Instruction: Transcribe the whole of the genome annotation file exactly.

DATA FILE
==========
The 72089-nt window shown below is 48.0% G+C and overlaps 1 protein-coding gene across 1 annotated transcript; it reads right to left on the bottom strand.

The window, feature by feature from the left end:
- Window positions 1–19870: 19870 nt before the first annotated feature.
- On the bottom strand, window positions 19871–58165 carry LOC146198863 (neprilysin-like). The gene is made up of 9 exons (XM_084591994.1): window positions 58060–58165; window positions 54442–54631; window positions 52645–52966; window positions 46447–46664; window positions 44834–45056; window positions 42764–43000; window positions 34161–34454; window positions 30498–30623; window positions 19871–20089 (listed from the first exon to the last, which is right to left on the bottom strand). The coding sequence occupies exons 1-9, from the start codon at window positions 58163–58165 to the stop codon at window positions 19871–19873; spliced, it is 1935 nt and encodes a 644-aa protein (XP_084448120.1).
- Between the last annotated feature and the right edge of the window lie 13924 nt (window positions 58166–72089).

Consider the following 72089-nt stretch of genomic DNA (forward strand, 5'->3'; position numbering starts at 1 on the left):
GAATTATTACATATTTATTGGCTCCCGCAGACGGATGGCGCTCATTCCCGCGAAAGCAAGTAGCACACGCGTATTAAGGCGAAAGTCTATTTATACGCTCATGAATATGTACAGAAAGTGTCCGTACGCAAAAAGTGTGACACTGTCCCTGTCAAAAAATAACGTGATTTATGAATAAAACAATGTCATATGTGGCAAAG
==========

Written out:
The 72089-nt window shown below is 48.0% G+C and overlaps 1 protein-coding gene across 1 annotated transcript; it reads right to left on the bottom strand.

The window, feature by feature from the left end:
- Window positions 1–19870: 19870 nt before the first annotated feature.
- On the bottom strand, window positions 19871–58165 carry LOC146198863 (neprilysin-like). The gene is made up of 9 exons (XM_084591994.1): window positions 58060–58165; window positions 54442–54631; window positions 52645–52966; window positions 46447–46664; window positions 44834–45056; window positions 42764–43000; window positions 34161–34454; window positions 30498–30623; window positions 19871–20089 (listed from the first exon to the last, which is right to left on the bottom strand). The coding sequence occupies exons 1-9, from the start codon at window positions 58163–58165 to the stop codon at window positions 19871–19873; spliced, it is 1935 nt and encodes a 644-aa protein (XP_084448120.1).
- Between the last annotated feature and the right edge of the window lie 13924 nt (window positions 58166–72089).

Consider the following 72089-nt stretch of genomic DNA (forward strand, 5'->3'; position numbering starts at 1 on the left):
GAATTATTACATATTTATTGGCTCCCGCAGACGGATGGCGCTCATTCCCGCGAAAGCAAGTAGCACACGCGTATTAAGGCGAAAGTCTATTTATACGCTCATGAATATGTACAGAAAGTGTCCGTACGCAAAAAGTGTGACACTGTCCCTGTCAAAAAATAACGTGATTTATGAATAAAACAATGTCATATGTGGCAAAG